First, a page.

Why Landlords In Ghana Charge 1 Or 2 Years' Rent Advance Instead Of Charging Monthly Rent

Why Landlords In Ghana Charge 1 Or 2 Years' Rent Advance Instead Of Charging Monthly Rent

  • Landlords in Ghana are bent on extended rental periods, such as demanding 1 or 2 years' rent advance when other countries pay a monthly rent
  • Ghanaians have lamented the financial burden of paying for 1 or 2 years' rent, but landlords are adamant about changing their ways
  • The government has also not enforced strict regulations which would ensure that the rental sector is more favourable to Ghanaians

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In Ghana, there has always been a lot of discussion about the challenges of acquiring the lump sum necessary to pay rent in advance. But what does "rent in advance" actually mean? Paying rent in advance means paying the total sum for a rental property at the start of the rental period.

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A landlady (left) sweeps the compound of her house
A landlady (left) sweeps the compound of her house. Photo credit: Michael Tagoe and Bloomberg
Source: Getty Images

According to Ghana's Rent Control laws, landlords face a two-year prison sentence if they charge more than six months' worth of rent upfront from tenants before renting out their homes. However, that is not the case in several instances; landlords in Ghana refuse to rent out their houses if prospective tenants cannot meet their demand of a 1 or 2-year upfront payment for the property.

Below is a phrase from the amended Rent Act 1963 (Act 220), which reads:

Anyone who requires more than a month's rent in advance for monthly or shorter leases or more than six months' worth of rent in advance for leases lasting longer than six months is in violation of the law, and upon conviction by the appropriate Rent Magistrate, they face a fine of up to 500 penalty units, or about 600 cedis, or a jail sentence.

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Government authorities have issued several proclamations warning landlords against this infraction throughout the years, particularly those from the rent control agency. Yet, little has been done to bring the perpetrators to book. People have called on various regulatory bodies to enforce the rental laws, all to no avail.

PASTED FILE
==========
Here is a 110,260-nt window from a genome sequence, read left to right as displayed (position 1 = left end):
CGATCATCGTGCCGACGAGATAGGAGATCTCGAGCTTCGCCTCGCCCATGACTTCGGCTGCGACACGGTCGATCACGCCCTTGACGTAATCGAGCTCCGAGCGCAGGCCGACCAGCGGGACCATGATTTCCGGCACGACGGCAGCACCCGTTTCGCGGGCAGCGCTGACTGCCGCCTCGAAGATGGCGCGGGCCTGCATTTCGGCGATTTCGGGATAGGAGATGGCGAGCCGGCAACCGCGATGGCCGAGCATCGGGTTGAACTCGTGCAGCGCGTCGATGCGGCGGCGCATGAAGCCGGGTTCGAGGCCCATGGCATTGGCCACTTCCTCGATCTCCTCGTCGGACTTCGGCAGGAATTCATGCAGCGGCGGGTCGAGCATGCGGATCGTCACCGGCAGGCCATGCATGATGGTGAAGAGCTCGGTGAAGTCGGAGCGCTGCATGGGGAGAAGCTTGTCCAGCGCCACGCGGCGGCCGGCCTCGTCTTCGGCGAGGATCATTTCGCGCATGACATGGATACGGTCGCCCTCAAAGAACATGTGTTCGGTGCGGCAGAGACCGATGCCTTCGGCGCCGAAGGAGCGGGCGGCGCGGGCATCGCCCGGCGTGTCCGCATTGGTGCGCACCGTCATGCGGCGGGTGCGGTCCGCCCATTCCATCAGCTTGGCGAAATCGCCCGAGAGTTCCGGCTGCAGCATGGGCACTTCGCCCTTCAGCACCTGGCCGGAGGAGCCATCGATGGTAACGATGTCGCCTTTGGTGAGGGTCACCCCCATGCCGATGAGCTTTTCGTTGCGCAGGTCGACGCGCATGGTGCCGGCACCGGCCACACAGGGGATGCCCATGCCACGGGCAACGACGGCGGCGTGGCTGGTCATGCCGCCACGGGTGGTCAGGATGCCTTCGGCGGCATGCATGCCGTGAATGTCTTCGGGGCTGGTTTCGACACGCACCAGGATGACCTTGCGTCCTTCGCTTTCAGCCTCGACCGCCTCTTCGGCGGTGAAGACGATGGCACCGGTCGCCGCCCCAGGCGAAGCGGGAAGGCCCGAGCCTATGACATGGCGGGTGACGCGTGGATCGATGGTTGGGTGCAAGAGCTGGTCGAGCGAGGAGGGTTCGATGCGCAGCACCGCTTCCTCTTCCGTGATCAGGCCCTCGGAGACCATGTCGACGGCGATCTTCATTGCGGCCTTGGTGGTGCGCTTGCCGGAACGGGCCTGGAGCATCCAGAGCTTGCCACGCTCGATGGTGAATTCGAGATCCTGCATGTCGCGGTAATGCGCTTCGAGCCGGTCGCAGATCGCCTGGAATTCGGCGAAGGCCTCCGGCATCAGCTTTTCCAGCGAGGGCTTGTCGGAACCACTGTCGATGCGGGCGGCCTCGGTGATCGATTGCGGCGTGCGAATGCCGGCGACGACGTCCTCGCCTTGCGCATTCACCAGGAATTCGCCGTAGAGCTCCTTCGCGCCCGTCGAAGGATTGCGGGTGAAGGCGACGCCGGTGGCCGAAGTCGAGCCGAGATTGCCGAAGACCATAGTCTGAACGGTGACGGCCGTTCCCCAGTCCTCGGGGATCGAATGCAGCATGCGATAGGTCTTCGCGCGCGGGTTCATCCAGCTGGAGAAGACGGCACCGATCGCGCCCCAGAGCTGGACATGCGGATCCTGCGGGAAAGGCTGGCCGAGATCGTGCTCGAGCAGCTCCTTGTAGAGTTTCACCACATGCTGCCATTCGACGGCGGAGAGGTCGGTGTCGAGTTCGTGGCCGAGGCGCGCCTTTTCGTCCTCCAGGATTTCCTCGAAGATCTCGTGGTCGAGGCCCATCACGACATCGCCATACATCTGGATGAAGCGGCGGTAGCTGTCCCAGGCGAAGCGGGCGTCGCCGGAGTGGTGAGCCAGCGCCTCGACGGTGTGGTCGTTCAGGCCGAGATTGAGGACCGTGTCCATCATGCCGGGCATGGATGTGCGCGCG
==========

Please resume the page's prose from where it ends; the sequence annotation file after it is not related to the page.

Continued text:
Speaking exclusively to YEN.com.gh, Desmond, a landlord who owns an apartment complex at Afrienya, explained why he no longer gives out his property monthly. He said:

Initially, I was charging rent monthly but tenants always defaulted on payments. Asa result, cashflow was irregular and the money I received was never substtaintial enough to embark on other projects. It is the attitude of Ghanaians that made me to start charging yearly for my apartments.

Some landlords that give out their properties for rent annually have said that they do so out of necessity, not because they are greedy. Instead, they lament the high cost of building materials and the need to maintain their property. As a result, they believe that the only realistic way to make enough money to keep their properties in good shape and continue other building projects is to charge lump sums of money.

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In 2018, the Minister of Works & Housing, Samuel Atta-Akyea, stated that it was the job of citizens to enforce the taking of rent every month since the authorities did not know the landlords were violating the laws. He explained in an interview with Citi FM that:

You, the Ghanaian citizen, will inform the police that landlord X is attempting to break the law and should be arrested. You are fully aware that we must enforce laws for the sanity of the country. And until that point, the legislation will be useless.

The Minister added that landlords could charge rent advances because of the country's accommodation shortage. Ghana has a housing deficit of almost 2 million units, meaning landlords are getting a high demand for their apartments and can afford to charge as high or as long as they want.

As earlier mentioned, some landlords also claim that they cannot trust the average Ghanaian to be honest with his monthly payments, especially when the amount would not be deducted directly from their source of funds.

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Over the years, there has been much discussion on how to address the rent situation in Ghana, with a rent advance law or regulation being one of the leading alternatives. This helps to address the housing need, particularly in Accra. Over the past several years, efforts appear to have increased, although it is still unclear if they will be successful.

After all, Ghanaian landlords will always be prepared to accept rent advance payments as long as someone wants and can do so. This has forced certain banks, real estate companies, and startups in Ghana to provide rentgages (like mortgages but for rent) or rent pre-financing services to ease the burden on people.

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In an earlier story, YEN.com.gh wrote about tenants' rights that should not be compromised when one is looking for an apartment to rent in Ghana. Unfortunately, the housing shortage in Ghana allows many landlords to prey on those trying to rent a property.

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Make sure you know your rights and obligations as a tenant before signing the rental agreement and choosing a place to rent. Do not rent a house until everything has been put in writing, signed and witnessed by a third party, most likely an agent.

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Source: YEN.com.gh

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